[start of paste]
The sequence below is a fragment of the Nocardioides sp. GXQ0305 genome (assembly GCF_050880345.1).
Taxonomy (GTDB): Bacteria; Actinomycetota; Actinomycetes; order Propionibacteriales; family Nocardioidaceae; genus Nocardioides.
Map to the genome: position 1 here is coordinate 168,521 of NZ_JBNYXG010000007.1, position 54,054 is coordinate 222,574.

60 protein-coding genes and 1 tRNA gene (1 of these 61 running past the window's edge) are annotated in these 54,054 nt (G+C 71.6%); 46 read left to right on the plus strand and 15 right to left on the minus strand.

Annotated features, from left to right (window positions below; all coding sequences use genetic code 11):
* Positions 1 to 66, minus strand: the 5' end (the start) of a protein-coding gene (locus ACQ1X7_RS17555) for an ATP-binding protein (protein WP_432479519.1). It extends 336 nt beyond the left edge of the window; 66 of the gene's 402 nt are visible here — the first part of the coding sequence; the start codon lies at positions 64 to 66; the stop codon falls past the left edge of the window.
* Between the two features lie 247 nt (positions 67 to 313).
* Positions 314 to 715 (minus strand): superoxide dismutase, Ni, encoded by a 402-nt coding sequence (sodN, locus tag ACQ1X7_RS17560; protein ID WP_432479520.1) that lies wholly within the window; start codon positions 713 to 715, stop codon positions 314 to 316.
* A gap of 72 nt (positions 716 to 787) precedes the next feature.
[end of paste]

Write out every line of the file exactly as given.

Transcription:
The sequence below is a fragment of the Nocardioides sp. GXQ0305 genome (assembly GCF_050880345.1).
Taxonomy (GTDB): Bacteria; Actinomycetota; Actinomycetes; order Propionibacteriales; family Nocardioidaceae; genus Nocardioides.
Map to the genome: position 1 here is coordinate 168,521 of NZ_JBNYXG010000007.1, position 54,054 is coordinate 222,574.

60 protein-coding genes and 1 tRNA gene (1 of these 61 running past the window's edge) are annotated in these 54,054 nt (G+C 71.6%); 46 read left to right on the plus strand and 15 right to left on the minus strand.

Annotated features, from left to right (window positions below; all coding sequences use genetic code 11):
* Positions 1 to 66, minus strand: the 5' end (the start) of a protein-coding gene (locus ACQ1X7_RS17555) for an ATP-binding protein (protein WP_432479519.1). It extends 336 nt beyond the left edge of the window; 66 of the gene's 402 nt are visible here — the first part of the coding sequence; the start codon lies at positions 64 to 66; the stop codon falls past the left edge of the window.
* Between the two features lie 247 nt (positions 67 to 313).
* Positions 314 to 715 (minus strand): superoxide dismutase, Ni, encoded by a 402-nt coding sequence (sodN, locus tag ACQ1X7_RS17560; protein ID WP_432479520.1) that lies wholly within the window; start codon positions 713 to 715, stop codon positions 314 to 316.
* A gap of 72 nt (positions 716 to 787) precedes the next feature.